Things to expect
Last updated 4 June 2019

Below is a non-exhaustive overview of the items we will be showing and demonstrating in this exhibition. Further information on each item is available by clicking the corresponding thumbnail image below. This list will be updated regularly so please visit this page again soon.

Enigma I
Naval Enigma M4 (used by the U-Boats or the German Kriegsmarine)
The main Commercial Enigma machine on which all later models were based
Zählwerk Enigma A28, the predecessor of the Enigma G
Special version of Enigma K for the Swiss Army
Schreibmax printer attachement
Enigma Uhr (also known as UhrBox)
Umkehrwalze D
Fialka M-125 cipher machines
Abwehr spy radio set SE-109/3
Abwehr spy radio set SE-98/3
DDR spy radio set 'Type 2'
British WWII scrambler phone used by Churchill
German WWII phone scrambler
KG-84 data encryptor
KY-68 Digital Secure Telephone
TAROLEX key stream generator
Ecolex X (Ecolex 10) online/offline cipher machine
Aroflex UA-8116
Miniflex UA-8036
Picoflex UA-8035
Spendex-10 tactical speech encryptor with Delta Modulation
Philips Spendex-40 secure telephone for voice, fax and computer
Philips Spendex-50, military secure crypto phone (a.k.a. DBT)
Philips PNVX secure crypto telephone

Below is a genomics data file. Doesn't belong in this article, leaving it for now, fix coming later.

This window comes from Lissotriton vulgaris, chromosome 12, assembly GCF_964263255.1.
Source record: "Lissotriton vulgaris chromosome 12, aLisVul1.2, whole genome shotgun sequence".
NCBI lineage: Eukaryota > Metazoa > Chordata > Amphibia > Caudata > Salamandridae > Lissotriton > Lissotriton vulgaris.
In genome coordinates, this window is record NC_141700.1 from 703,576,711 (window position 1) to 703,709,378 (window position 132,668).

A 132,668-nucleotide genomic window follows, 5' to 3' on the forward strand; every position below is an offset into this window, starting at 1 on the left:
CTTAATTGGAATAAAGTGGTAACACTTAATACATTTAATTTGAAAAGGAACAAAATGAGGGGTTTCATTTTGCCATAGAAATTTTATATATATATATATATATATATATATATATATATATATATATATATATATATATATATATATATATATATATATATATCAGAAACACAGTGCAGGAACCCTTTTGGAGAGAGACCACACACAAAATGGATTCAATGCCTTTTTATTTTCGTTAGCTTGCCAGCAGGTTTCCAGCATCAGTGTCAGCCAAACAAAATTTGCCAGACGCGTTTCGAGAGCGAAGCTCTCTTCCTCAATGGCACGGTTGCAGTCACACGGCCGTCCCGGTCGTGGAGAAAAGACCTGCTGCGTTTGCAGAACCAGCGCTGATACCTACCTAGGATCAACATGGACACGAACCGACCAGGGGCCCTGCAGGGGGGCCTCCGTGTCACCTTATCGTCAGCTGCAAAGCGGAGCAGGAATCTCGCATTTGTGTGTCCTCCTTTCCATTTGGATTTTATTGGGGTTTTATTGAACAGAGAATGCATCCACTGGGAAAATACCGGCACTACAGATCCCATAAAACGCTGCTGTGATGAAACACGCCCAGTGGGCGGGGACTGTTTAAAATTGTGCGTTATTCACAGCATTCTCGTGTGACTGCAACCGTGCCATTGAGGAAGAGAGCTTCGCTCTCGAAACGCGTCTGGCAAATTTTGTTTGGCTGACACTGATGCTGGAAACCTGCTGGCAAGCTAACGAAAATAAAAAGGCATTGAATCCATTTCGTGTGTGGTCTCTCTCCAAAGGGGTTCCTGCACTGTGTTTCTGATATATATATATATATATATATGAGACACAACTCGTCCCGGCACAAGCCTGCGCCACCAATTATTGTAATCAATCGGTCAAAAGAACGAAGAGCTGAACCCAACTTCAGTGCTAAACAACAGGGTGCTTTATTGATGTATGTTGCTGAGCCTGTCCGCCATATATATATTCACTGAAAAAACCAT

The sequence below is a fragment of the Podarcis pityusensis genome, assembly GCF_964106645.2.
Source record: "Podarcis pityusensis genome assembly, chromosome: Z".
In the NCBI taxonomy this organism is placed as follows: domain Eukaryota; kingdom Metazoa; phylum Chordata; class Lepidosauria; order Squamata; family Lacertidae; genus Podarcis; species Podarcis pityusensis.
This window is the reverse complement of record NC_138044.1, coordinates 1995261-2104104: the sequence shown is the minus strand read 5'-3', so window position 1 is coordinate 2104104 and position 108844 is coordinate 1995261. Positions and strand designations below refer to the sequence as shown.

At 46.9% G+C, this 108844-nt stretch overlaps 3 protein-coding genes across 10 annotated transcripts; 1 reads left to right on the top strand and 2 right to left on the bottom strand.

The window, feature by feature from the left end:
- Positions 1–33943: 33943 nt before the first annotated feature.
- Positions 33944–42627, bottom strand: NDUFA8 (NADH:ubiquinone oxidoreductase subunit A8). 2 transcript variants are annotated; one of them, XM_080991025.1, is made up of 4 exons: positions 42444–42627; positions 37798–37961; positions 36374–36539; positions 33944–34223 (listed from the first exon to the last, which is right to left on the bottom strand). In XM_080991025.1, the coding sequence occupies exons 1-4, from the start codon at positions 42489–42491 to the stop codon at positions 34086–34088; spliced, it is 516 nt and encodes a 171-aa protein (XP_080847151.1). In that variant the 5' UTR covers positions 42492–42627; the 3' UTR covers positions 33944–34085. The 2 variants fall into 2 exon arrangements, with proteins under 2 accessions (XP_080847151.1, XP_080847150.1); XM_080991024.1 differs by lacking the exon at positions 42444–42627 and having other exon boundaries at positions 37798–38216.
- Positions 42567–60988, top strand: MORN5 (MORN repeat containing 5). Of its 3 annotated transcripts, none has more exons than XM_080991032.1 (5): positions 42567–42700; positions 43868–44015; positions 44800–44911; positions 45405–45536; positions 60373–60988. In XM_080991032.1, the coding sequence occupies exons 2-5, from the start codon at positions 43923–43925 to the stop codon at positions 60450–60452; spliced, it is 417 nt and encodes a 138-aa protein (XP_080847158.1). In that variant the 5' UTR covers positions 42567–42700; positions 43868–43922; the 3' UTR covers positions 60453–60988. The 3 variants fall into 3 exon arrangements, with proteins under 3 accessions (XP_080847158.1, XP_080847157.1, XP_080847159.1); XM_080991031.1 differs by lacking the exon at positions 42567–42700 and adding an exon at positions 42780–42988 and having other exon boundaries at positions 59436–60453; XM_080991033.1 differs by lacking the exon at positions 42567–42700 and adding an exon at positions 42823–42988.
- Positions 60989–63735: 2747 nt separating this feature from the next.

PFDX fact encryptor
PFX-PM portable radio with digital encryption
Secure communication for the Eindhoven Police via Motorola MDT-9100 terminals
Hand-held consumer communication terminal with crypto facilities
Computer and network security PCMCIA card for the Dutch Government
Lawful analogue telephone intercept system developed by the Dutch PTT
General coverage panoramic intercept receiver
General coverage panoramic intercept receiver (2 GHz)
Dutch intercept receiver for 1st generation car phones
Scanlock series of TSCM receivers and other Audiotel equipment
Mason surveillance receivers
Various bug detection devices made by Research Electronics International (REI)
Rohde & Schwarz EB-200 Monitoring Receiver 10 kHz - 3 GHz
Transistorized Russian bug used by the KGB around 1964
Secret CIA research project to develop Passive Bugs, carried out by the NRP in The Netherlands
Easy Chair resonant cavity microphone
290 MHz bug with TP audio masking
350 MHz bug with RP audio masking
SRR-52 listening post receiver
Stasi wired audio bug (NF)
Long-range DDR miniature 375 MHz radio bug with microphone
Short-range DDR miniature 950 MHz radio bug with built-in microphone
Medium-range DDR miniature 950 MHz radio bug with pre-amplifer
Long-range DDR miniature 950 MHz radio bug with power amplifier
Mobile 972 MHz bug with subcarrier audio-masking (DDR & Bulgaria)
RF bug 31217-132 (Botond) concealed in piece of wood
RF bug Holzwurm in vertical stick (950 MHz)
Hacked German Becker car phone (Telefunken)
Hacked Castor car phone (AEG 4015C)
Hacked Pollux car phone (Motorola)
More items will be added over the next few months. Check this page regularly to see when new items have been added.
Click to see more

The exhibition is located at the premises of the Foundation for German Technology, the private museum of Dutch collector Arthur Bauer and his wife Karin, which is located in Duivendrecht, near Amsterdam (Netherlands). Click the map above for Google directions. The address is:

Kloosterstraat 23-25
1115 BJ Duivendrecht

 Find the museum on Google maps

 Arthur Bauer's museum
 Shadow server (in case the above link doesn't work)